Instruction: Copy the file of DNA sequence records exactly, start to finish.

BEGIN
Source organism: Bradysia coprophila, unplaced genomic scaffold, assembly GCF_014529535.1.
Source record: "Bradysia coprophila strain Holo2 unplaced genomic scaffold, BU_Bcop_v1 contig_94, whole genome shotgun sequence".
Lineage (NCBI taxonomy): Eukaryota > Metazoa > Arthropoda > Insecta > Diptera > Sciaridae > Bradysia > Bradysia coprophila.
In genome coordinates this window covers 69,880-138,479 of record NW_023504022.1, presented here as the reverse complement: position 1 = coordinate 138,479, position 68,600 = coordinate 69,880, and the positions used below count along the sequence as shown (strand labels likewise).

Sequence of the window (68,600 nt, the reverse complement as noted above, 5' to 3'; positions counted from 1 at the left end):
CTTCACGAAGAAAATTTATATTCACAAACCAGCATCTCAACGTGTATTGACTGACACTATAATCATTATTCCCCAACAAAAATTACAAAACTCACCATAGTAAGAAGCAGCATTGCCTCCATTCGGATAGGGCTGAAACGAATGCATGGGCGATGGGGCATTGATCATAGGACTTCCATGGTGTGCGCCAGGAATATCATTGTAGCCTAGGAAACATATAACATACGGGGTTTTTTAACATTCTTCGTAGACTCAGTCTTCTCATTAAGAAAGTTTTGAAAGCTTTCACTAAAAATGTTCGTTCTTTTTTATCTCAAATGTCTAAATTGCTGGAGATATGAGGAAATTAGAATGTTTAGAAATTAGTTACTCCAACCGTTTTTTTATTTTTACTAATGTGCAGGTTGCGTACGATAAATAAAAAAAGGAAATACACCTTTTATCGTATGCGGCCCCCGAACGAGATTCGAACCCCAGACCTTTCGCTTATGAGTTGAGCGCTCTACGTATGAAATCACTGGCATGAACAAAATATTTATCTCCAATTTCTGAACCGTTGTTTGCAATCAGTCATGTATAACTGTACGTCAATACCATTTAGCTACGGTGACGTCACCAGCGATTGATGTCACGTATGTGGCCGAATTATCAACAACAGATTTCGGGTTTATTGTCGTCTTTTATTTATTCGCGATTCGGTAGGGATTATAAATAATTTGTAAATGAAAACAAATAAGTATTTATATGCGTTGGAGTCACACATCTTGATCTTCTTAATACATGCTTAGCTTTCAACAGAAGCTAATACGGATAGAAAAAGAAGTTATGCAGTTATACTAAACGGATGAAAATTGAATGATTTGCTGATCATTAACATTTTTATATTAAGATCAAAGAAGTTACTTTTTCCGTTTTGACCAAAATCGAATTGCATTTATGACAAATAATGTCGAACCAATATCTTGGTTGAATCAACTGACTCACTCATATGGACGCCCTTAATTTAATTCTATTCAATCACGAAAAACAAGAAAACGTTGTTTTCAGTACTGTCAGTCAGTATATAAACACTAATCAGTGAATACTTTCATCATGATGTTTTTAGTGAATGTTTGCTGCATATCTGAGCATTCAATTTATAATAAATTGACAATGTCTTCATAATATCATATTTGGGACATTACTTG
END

Source organism: Bradysia coprophila, unplaced genomic scaffold, assembly GCF_014529535.1.
Source record: "Bradysia coprophila strain Holo2 unplaced genomic scaffold, BU_Bcop_v1 contig_94, whole genome shotgun sequence".
Lineage (NCBI taxonomy): Eukaryota > Metazoa > Arthropoda > Insecta > Diptera > Sciaridae > Bradysia > Bradysia coprophila.
In genome coordinates this window covers 69,880-138,479 of record NW_023504022.1, presented here as the reverse complement: position 1 = coordinate 138,479, position 68,600 = coordinate 69,880, and the positions used below count along the sequence as shown (strand labels likewise).

Sequence of the window (68,600 nt, the reverse complement as noted above, 5' to 3'; positions counted from 1 at the left end):
CTTCACGAAGAAAATTTATATTCACAAACCAGCATCTCAACGTGTATTGACTGACACTATAATCATTATTCCCCAACAAAAATTACAAAACTCACCATAGTAAGAAGCAGCATTGCCTCCATTCGGATAGGGCTGAAACGAATGCATGGGCGATGGGGCATTGATCATAGGACTTCCATGGTGTGCGCCAGGAATATCATTGTAGCCTAGGAAACATATAACATACGGGGTTTTTTAACATTCTTCGTAGACTCAGTCTTCTCATTAAGAAAGTTTTGAAAGCTTTCACTAAAAATGTTCGTTCTTTTTTATCTCAAATGTCTAAATTGCTGGAGATATGAGGAAATTAGAATGTTTAGAAATTAGTTACTCCAACCGTTTTTTTATTTTTACTAATGTGCAGGTTGCGTACGATAAATAAAAAAAGGAAATACACCTTTTATCGTATGCGGCCCCCGAACGAGATTCGAACCCCAGACCTTTCGCTTATGAGTTGAGCGCTCTACGTATGAAATCACTGGCATGAACAAAATATTTATCTCCAATTTCTGAACCGTTGTTTGCAATCAGTCATGTATAACTGTACGTCAATACCATTTAGCTACGGTGACGTCACCAGCGATTGATGTCACGTATGTGGCCGAATTATCAACAACAGATTTCGGGTTTATTGTCGTCTTTTATTTATTCGCGATTCGGTAGGGATTATAAATAATTTGTAAATGAAAACAAATAAGTATTTATATGCGTTGGAGTCACACATCTTGATCTTCTTAATACATGCTTAGCTTTCAACAGAAGCTAATACGGATAGAAAAAGAAGTTATGCAGTTATACTAAACGGATGAAAATTGAATGATTTGCTGATCATTAACATTTTTATATTAAGATCAAAGAAGTTACTTTTTCCGTTTTGACCAAAATCGAATTGCATTTATGACAAATAATGTCGAACCAATATCTTGGTTGAATCAACTGACTCACTCATATGGACGCCCTTAATTTAATTCTATTCAATCACGAAAAACAAGAAAACGTTGTTTTCAGTACTGTCAGTCAGTATATAAACACTAATCAGTGAATACTTTCATCATGATGTTTTTAGTGAATGTTTGCTGCATATCTGAGCATTCAATTTATAATAAATTGACAATGTCTTCATAATATCATATTTGGGACATTACTTG